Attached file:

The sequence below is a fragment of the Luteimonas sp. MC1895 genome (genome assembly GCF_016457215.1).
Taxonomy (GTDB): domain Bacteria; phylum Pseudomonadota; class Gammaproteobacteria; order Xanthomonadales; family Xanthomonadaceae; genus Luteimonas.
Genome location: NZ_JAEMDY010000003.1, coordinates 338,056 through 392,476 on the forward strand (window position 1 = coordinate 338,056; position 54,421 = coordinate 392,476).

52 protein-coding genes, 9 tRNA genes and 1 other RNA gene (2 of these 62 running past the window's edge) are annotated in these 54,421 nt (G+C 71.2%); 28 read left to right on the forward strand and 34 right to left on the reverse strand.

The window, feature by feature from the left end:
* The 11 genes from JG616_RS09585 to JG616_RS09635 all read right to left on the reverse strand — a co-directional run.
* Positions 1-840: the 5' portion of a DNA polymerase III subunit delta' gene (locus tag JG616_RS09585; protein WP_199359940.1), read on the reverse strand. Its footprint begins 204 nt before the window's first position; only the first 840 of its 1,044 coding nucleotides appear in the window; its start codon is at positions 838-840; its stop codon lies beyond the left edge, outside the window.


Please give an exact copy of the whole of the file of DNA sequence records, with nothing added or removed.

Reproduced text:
The sequence below is a fragment of the Luteimonas sp. MC1895 genome (genome assembly GCF_016457215.1).
Taxonomy (GTDB): domain Bacteria; phylum Pseudomonadota; class Gammaproteobacteria; order Xanthomonadales; family Xanthomonadaceae; genus Luteimonas.
Genome location: NZ_JAEMDY010000003.1, coordinates 338,056 through 392,476 on the forward strand (window position 1 = coordinate 338,056; position 54,421 = coordinate 392,476).

52 protein-coding genes, 9 tRNA genes and 1 other RNA gene (2 of these 62 running past the window's edge) are annotated in these 54,421 nt (G+C 71.2%); 28 read left to right on the forward strand and 34 right to left on the reverse strand.

The window, feature by feature from the left end:
* The 11 genes from JG616_RS09585 to JG616_RS09635 all read right to left on the reverse strand — a co-directional run.
* Positions 1-840: the 5' portion of a DNA polymerase III subunit delta' gene (locus tag JG616_RS09585; protein WP_199359940.1), read on the reverse strand. Its footprint begins 204 nt before the window's first position; only the first 840 of its 1,044 coding nucleotides appear in the window; its start codon is at positions 838-840; its stop codon lies beyond the left edge, outside the window.